And while abortion is not a topic I intend to delve into, let us remember that accidental pregnancy does not automatically require that a person must give birth.

5. Is Your Partner Okay With That?

There is a period of time wherein two people who are romantically interested in each other get to know one another. They talk about things like their favorite movies, sports, religious beliefs, and general desires out of life. This period is called "dating." Perhaps you have heard of it? During that time, the topic of children usually comes up. If a couple's personalities, desires, or needs are ill-matched then the pair can choose not to pursue a relationship.

This question is rude because it ultimately asks a woman if her partner (presumably a man) is okay with her making a decision about her own life and uterus. It is out of line to imply that a woman needs her partner's consent to make a choice about her body.

6. Who Will Take Care of You When You're Old?

The short answer is: trained medical professionals.

My eldest niece, whom I lovingly call "Monster," once asked me why I don't have kids. She was probably around four years old at the time and my response was "Monster, if I have kids, I can't spend all my money on you anymore." Without missing a beat, she looked me dead in the eye, and stated "I guess you don't need kids because I will find you a nice nursing home when you're old." She certainly won't have a hard time finding a facility. Senior living facilities now operate like upscale hotels complete with open bars, fitness centers, swimming pools, restaurants, and cleaning services. I would gladly move into one tomorrow if the price was right and they overlooked my age.

I won't be alone in the facility. According to AARP, only 31.9 percent of American seniors reside with family members. That leaves 68.1 percent of seniors to reside elsewhere. The numbers would indicate that, whether or not I have kids, I would likely not rely on them for care in old age.

7. You're Just Being Selfish

Assuming this is a true statement, isn't it better to remain childless if one is truly selfish?

Authorities believe Texas woman, Darlene Routier, killed her two sons because they were ending her lavish lifestyle. The story of Oregon woman, Diane Downs, is even more chilling. The short version is that she shot her three young children and then herself (in the arm) because the married man she was obsessed with didn't want the kids around. Two of the children survived and live with the knowledge that their mother tried to kill them. Let that sink in for a moment. Their mother didn't want them anymore. That is a horrible feeling for a child to experience. Someone should have told these women that they were selfish and should not have procreated.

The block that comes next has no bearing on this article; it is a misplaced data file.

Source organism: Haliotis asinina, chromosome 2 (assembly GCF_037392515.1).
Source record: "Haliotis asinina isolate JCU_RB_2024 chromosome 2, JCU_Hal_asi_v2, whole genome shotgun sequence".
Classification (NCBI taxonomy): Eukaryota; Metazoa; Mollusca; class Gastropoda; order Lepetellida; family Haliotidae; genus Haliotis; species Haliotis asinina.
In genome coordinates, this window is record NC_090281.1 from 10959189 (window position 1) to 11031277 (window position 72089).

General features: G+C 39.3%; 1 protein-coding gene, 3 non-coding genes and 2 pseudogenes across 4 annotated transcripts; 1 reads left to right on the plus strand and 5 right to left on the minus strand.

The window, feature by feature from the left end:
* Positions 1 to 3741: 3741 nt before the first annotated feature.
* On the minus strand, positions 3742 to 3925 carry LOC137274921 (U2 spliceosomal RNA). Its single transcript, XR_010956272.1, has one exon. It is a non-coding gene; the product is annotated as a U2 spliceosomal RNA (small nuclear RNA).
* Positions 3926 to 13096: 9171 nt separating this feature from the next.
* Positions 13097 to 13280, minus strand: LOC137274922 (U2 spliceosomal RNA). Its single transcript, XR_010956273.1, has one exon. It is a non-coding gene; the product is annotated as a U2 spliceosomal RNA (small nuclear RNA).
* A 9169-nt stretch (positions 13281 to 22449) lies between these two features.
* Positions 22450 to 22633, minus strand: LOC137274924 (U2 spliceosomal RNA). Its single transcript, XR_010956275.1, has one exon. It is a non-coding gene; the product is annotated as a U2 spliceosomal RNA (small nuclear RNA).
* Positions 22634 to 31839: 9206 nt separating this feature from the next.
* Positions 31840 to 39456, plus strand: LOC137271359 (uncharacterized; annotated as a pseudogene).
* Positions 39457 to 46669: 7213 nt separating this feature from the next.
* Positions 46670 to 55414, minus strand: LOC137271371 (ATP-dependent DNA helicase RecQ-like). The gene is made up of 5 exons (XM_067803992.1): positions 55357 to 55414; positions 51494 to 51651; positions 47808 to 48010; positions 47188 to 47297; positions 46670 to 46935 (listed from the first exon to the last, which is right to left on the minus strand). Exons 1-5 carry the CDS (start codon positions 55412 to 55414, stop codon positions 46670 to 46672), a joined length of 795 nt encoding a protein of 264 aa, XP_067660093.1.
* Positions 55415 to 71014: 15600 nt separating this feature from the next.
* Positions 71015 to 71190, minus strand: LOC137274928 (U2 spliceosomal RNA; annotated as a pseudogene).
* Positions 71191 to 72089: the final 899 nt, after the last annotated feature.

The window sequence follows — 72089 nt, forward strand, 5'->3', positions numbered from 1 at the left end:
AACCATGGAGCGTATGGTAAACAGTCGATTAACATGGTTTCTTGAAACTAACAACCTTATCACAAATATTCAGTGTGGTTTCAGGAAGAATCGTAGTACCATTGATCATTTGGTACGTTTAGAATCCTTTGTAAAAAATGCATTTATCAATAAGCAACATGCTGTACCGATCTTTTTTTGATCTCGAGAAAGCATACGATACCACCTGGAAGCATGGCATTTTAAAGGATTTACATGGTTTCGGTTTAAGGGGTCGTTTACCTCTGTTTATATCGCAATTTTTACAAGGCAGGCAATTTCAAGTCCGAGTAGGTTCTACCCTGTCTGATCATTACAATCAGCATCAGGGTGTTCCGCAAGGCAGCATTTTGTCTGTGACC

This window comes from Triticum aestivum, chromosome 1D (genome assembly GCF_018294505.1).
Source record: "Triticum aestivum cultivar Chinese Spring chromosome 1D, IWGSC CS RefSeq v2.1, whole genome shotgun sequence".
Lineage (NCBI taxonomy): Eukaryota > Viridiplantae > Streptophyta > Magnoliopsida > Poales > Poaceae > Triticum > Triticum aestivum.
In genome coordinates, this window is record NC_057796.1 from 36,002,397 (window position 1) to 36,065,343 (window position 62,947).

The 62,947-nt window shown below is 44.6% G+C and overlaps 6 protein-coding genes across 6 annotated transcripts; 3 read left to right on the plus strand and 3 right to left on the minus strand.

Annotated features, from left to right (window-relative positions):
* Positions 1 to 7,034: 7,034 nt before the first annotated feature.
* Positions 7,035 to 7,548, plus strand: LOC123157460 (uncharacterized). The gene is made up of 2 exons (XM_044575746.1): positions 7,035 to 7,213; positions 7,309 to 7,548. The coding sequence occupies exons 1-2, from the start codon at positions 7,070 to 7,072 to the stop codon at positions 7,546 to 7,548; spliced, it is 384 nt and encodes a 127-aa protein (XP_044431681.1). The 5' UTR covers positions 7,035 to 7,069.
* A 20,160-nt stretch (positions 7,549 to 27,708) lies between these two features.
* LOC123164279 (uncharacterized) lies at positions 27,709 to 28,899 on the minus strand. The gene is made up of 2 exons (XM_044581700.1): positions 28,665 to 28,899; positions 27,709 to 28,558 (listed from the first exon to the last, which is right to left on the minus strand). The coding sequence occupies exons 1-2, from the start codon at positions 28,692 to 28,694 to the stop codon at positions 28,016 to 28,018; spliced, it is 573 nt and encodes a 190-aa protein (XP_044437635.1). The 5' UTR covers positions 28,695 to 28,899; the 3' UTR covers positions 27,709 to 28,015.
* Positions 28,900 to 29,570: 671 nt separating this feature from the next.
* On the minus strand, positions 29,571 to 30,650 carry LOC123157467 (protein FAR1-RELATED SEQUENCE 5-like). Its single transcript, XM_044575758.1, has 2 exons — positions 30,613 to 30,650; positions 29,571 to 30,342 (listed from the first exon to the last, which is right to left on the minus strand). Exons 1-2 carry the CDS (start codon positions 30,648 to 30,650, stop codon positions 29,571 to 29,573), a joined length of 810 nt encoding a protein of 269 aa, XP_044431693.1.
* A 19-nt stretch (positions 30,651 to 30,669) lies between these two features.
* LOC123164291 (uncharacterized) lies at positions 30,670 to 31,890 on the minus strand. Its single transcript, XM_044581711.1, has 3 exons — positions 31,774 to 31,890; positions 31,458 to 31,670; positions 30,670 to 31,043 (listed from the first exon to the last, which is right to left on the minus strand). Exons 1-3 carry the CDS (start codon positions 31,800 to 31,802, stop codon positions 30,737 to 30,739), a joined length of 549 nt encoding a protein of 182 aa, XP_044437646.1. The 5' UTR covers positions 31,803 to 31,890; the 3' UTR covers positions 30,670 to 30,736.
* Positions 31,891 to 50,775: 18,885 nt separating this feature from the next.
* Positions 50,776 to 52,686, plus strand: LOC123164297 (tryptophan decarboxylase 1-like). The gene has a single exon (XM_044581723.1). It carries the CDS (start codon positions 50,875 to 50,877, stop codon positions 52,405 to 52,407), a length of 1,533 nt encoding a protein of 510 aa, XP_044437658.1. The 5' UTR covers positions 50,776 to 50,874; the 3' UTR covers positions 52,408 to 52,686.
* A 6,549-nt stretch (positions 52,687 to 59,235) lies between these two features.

I used to take the time to explain all of the reasons why selfishness was not the reason I didn't want to have children. Few people are truly selfless, but I come pretty darn close. My dedication to my partner and pets is proof that their needs trump my own at every opportunity. Over time, I have come to the realization that the accusation of selfishness isn't the real issue. At the end of the day, I do not owe an explanation to anyone who would turn to name-calling or making negative assumptions about my character because of a difference in life choices. Telling stories about women who were selfish enough to (attempt to) kill their children is a more effective way to get my point across.

8. Don't Your Parents Want Grandchildren?

Here is a long list of things I wanted as a kid and never got.

  • A Pony
  • Moon Shoes
  • A sister
  • Power Wheels Jeep
  • Easy Bake Oven
  • Doll House

My parents informed me that people don't always get what they want. If I had a dollar for every time my mom reminded me of that fact, I would be as rich as Oprah.

My parents and in-laws want to be grandparents. It took many, many, years for them accept that they would not get any grandchildren from me. The people who raised me are the only two individuals on this planet that get to pry into my feelings about remaining childless. While they might appreciate a stranger's concern about the matter, they wouldn't want anyone treating their child with disrespect. Questioning how I choose to use or not use parts of my body is disrespectful. My mom and dad would be the first in line to tell someone that.

Fortunately, my partner and I both have siblings with children. It would make me feel sad if our parents never got to have grandchildren, so I'm glad my siblings and siblings-in-law chose to have kids.

Ultimately, asking invasive and personal questions about someone's life is unnecessary and impolite. Think twice before you ask a woman why she doesn't have children, and please don't use any of the aforementioned phrases when discussing the fact that a person doesn't have children.

This content reflects the personal opinions of the author. It is accurate and true to the best of the author’s knowledge and should not be substituted for impartial fact or advice in legal, political, or personal matters.

Comments

Otomita on May 30, 2018:

Great Article